“Driving a victim of sexual assault to another town that is 30 to 45 minutes away is so difficult,” Fiore-Watson said. “ Those of us that are Trained Sexual Assault advocates are prepared for this kind of crisis, but listening to your victim weep the entire ride to Denton…no one can be prepared for the emotional toll it can take.”

The shelter will also include a forensic interview room for crime victims including young children.

Having a forensic interview room at the shelter will save staff workers and children from having to take a trip to Lewisville to make statements related to criminal investigations.

“Having to drive young clients an hour away has always been a challenge,” Fiore-Watson said. “ Most of the time the victim or young child will fall asleep on the road. Then to try awake the child, lead them into the interview process and ask them to cooperate in telling a story they really wish would just go away can prove futile. Any mother knows, if your child falls asleep car during a road trip of any size, the child may or may not wake up in the best mood for cooperation.”

In addition to housing Abigail’s Arms administrative offices, the shelter is also designed to be a home for families in transition.

The facility will include two indoor play areas, common rooms, a computer/study room with wifi and a secure outdoor play yard for children.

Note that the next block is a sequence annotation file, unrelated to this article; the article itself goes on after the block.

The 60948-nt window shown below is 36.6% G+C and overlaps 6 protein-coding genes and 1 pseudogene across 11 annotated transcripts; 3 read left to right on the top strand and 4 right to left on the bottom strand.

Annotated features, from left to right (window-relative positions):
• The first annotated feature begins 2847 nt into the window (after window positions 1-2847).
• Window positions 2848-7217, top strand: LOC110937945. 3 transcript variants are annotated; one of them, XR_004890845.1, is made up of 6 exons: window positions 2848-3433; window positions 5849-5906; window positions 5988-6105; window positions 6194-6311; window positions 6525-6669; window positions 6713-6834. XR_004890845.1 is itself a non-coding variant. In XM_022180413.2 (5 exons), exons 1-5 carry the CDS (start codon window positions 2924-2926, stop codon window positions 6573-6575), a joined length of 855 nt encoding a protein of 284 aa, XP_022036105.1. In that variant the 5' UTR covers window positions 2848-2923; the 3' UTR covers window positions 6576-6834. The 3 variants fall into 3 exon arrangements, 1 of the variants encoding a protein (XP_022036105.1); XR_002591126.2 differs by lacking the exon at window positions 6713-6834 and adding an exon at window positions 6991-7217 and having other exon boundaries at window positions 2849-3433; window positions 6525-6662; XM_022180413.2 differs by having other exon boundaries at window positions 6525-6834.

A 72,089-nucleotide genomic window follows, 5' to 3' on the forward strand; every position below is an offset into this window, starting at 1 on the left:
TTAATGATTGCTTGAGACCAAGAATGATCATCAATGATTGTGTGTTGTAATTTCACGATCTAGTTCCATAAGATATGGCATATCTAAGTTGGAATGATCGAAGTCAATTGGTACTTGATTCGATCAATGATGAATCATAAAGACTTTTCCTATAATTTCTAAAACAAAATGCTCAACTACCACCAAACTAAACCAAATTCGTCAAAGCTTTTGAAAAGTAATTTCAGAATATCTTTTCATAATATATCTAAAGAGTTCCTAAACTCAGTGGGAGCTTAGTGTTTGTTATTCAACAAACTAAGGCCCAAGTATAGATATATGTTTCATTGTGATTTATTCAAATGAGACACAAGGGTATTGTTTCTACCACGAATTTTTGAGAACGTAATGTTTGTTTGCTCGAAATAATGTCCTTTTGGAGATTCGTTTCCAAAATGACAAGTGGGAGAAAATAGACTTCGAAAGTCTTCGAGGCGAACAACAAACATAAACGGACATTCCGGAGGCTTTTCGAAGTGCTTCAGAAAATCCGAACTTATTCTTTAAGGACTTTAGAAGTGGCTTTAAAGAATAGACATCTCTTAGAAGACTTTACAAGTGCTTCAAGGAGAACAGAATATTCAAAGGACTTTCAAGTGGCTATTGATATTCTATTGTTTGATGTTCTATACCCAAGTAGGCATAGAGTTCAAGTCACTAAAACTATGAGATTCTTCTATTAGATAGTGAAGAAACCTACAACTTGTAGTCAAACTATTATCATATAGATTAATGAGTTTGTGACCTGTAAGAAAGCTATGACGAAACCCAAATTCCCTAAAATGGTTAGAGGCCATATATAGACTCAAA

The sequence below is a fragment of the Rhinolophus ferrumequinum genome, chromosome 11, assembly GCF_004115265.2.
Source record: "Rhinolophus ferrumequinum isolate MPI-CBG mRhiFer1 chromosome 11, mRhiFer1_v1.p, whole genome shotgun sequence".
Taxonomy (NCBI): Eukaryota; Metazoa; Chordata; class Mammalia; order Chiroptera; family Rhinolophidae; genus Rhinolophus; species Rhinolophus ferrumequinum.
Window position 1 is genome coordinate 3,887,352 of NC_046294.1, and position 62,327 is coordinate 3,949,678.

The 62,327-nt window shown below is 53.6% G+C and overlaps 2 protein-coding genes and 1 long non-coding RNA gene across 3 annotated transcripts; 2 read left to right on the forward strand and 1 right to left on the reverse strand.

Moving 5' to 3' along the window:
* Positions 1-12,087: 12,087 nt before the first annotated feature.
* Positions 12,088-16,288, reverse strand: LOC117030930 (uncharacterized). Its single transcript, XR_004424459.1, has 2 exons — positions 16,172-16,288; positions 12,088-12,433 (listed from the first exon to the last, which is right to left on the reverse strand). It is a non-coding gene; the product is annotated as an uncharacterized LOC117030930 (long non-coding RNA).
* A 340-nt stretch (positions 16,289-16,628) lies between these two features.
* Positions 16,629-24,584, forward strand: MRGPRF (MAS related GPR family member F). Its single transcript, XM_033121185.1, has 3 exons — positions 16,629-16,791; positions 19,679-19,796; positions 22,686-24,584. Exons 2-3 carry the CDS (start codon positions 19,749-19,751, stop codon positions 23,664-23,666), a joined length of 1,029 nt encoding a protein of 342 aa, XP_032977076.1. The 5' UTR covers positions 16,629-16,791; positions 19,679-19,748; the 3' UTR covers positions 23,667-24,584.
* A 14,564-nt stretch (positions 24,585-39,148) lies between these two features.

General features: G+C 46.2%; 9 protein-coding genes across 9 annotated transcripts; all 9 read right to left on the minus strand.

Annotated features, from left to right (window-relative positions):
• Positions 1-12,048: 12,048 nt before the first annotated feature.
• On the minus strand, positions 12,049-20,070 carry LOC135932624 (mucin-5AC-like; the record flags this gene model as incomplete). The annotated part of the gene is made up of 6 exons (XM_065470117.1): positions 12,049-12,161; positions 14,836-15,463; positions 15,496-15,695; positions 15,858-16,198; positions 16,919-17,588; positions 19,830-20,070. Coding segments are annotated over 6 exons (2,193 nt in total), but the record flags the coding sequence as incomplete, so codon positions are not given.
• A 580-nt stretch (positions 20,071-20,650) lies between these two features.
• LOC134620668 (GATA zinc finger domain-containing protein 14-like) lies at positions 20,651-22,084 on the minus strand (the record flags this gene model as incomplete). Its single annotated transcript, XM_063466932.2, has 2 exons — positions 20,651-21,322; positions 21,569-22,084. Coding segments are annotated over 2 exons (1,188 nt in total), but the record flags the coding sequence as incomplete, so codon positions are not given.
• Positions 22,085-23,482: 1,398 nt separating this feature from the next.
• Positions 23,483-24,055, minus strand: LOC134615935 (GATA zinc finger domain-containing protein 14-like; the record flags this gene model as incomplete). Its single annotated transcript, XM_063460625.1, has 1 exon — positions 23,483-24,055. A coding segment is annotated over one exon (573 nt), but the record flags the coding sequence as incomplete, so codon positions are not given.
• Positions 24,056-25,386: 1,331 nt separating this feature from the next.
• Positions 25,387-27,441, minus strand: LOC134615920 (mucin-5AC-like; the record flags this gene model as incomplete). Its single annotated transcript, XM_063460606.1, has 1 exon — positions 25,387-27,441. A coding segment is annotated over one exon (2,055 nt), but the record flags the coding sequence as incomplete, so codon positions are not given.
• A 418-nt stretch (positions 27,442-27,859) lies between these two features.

The shelter opening is expected to increase staff requirements for Abigail’s Arms Cooke County Family Crisis Center.

 “In 2011 Abigail’s Arms provided services to 428 victims,” Cook noted. “Statistics show that when a crisis center increases their services to include a shelter the numbers can double in a single year.”

Staff is scheduled to increase 100 percent to effectively manage the shelter, Cook said. Additional positions include shelter director, operations manager and additional administrative client services team.

Abigail’s Arms supporters point out the shelter will help change lives and help eliminate suffering for many families.

Until the shelter opens, Abigail’s Arms staff has only had two options for helping families leave violent homes. One option has been to provide clients with hotel vouchers — a temporary solution to a long term problem.

The other option is placing families in shelters in neighboring counties, Cook said.

“Unfortunately, many of the victims in Cooke County are not willing to relocate to a shelter in Denton or Sherman,” she said. “ In this case, the only option is to create a safety plan for the client with their case manager. More often than not, they go back to their abuser.”

Fiore-Watson agrees.

“Many women don’t want to leave their town, take their kids away from their schools, churches and other family members,” she said. “ I am a mom and I know the most important thing when a child is in any crisis situation is to try to keep some normalcy in our lives, you know? Some connection to familiarity of how things were before the crisis. Abigail’s Arms Crisis Shelter will be able to not only house these families but rebuild them, heart, mind and soul.”

For information on the Abigail’s Arms project or to find out more about the agency visit www.abigailsarms.org.